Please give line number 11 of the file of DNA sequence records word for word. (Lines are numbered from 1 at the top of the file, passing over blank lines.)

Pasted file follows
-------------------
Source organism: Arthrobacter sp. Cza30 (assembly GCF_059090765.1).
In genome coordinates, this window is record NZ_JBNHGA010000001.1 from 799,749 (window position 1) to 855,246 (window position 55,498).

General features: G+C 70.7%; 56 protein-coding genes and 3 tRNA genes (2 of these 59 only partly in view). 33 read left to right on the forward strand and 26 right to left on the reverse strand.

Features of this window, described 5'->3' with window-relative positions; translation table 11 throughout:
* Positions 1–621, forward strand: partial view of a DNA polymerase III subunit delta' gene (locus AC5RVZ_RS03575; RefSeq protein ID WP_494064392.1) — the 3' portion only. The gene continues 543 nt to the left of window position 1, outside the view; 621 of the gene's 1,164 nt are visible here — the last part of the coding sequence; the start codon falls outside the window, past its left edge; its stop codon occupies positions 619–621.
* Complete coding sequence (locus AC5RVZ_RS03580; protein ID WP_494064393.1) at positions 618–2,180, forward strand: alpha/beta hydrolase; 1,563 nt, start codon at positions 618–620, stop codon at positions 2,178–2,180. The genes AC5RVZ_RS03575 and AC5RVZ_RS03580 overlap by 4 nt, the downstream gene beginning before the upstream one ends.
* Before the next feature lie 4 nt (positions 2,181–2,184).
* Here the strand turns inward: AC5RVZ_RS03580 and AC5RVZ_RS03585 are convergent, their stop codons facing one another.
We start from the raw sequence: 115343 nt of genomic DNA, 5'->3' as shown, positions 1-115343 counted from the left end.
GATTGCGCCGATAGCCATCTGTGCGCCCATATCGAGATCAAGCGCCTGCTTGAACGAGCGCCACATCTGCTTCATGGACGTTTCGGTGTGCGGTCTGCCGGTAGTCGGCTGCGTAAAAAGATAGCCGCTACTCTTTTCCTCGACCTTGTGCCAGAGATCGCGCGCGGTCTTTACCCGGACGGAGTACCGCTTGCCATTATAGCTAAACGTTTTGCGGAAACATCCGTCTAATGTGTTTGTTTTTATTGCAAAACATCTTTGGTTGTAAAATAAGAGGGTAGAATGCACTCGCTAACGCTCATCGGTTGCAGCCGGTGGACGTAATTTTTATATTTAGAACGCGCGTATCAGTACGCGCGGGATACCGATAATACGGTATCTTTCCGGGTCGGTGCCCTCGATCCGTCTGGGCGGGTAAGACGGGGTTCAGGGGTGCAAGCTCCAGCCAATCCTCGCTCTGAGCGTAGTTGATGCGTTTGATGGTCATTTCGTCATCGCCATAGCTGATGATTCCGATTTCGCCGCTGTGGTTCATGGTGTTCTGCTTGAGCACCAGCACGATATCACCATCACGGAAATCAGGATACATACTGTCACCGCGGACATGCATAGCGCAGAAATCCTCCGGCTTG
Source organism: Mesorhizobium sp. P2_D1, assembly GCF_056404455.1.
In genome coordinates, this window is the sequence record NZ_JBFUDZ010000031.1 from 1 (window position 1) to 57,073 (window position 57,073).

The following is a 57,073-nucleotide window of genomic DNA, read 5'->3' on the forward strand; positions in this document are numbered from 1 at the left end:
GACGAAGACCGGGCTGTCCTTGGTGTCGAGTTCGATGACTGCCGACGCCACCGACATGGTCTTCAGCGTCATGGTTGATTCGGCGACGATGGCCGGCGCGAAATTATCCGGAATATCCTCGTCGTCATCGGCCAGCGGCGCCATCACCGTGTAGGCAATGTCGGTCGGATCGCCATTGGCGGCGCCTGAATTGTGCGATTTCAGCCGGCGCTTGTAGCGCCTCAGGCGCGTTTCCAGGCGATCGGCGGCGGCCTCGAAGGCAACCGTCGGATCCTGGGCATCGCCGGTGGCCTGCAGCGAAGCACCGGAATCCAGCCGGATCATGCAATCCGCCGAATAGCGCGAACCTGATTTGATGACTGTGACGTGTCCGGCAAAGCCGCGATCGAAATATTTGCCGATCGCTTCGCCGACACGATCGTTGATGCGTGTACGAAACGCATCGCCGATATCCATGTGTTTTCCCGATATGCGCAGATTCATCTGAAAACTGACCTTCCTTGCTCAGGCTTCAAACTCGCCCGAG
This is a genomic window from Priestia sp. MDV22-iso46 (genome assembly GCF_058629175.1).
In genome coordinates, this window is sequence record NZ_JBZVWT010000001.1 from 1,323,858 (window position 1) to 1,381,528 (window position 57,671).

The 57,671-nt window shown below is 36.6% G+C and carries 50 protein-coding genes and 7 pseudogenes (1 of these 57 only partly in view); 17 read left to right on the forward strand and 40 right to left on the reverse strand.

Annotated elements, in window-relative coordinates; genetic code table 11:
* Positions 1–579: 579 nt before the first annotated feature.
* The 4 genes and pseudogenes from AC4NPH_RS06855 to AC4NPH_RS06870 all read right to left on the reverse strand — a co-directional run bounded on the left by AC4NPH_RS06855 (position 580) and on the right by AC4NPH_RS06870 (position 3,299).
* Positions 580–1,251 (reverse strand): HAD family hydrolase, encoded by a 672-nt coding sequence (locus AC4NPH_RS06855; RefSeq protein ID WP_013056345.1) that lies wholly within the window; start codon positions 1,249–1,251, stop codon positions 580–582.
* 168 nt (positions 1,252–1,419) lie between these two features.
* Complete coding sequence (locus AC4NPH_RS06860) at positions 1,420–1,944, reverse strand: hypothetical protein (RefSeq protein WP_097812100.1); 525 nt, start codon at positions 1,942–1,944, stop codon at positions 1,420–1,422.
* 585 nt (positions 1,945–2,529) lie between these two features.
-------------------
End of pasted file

Source organism: Mesorhizobium sp. P2_D1, assembly GCF_056404455.1.